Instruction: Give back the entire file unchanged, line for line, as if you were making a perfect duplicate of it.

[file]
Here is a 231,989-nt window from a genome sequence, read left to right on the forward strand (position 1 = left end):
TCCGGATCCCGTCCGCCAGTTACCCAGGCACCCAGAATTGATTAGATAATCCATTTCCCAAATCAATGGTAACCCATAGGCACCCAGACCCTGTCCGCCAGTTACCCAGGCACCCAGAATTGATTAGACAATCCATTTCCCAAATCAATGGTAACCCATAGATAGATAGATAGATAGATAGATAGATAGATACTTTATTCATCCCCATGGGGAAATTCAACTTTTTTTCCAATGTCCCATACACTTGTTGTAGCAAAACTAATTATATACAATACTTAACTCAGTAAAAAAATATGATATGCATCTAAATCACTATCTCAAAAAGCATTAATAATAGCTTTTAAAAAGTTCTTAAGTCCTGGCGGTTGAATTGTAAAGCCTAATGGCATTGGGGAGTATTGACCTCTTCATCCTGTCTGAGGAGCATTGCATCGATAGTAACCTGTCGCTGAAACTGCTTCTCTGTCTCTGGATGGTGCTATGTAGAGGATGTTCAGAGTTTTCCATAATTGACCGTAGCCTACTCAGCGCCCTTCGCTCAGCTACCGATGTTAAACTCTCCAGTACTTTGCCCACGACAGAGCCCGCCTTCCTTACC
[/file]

Here is a 231,989-nt window from a genome sequence, read left to right on the forward strand (position 1 = left end):
TCCGGATCCCGTCCGCCAGTTACCCAGGCACCCAGAATTGATTAGATAATCCATTTCCCAAATCAATGGTAACCCATAGGCACCCAGACCCTGTCCGCCAGTTACCCAGGCACCCAGAATTGATTAGACAATCCATTTCCCAAATCAATGGTAACCCATAGATAGATAGATAGATAGATAGATAGATAGATACTTTATTCATCCCCATGGGGAAATTCAACTTTTTTTCCAATGTCCCATACACTTGTTGTAGCAAAACTAATTATATACAATACTTAACTCAGTAAAAAAATATGATATGCATCTAAATCACTATCTCAAAAAGCATTAATAATAGCTTTTAAAAAGTTCTTAAGTCCTGGCGGTTGAATTGTAAAGCCTAATGGCATTGGGGAGTATTGACCTCTTCATCCTGTCTGAGGAGCATTGCATCGATAGTAACCTGTCGCTGAAACTGCTTCTCTGTCTCTGGATGGTGCTATGTAGAGGATGTTCAGAGTTTTCCATAATTGACCGTAGCCTACTCAGCGCCCTTCGCTCAGCTACCGATGTTAAACTCTCCAGTACTTTGCCCACGACAGAGCCCGCCTTCCTTACC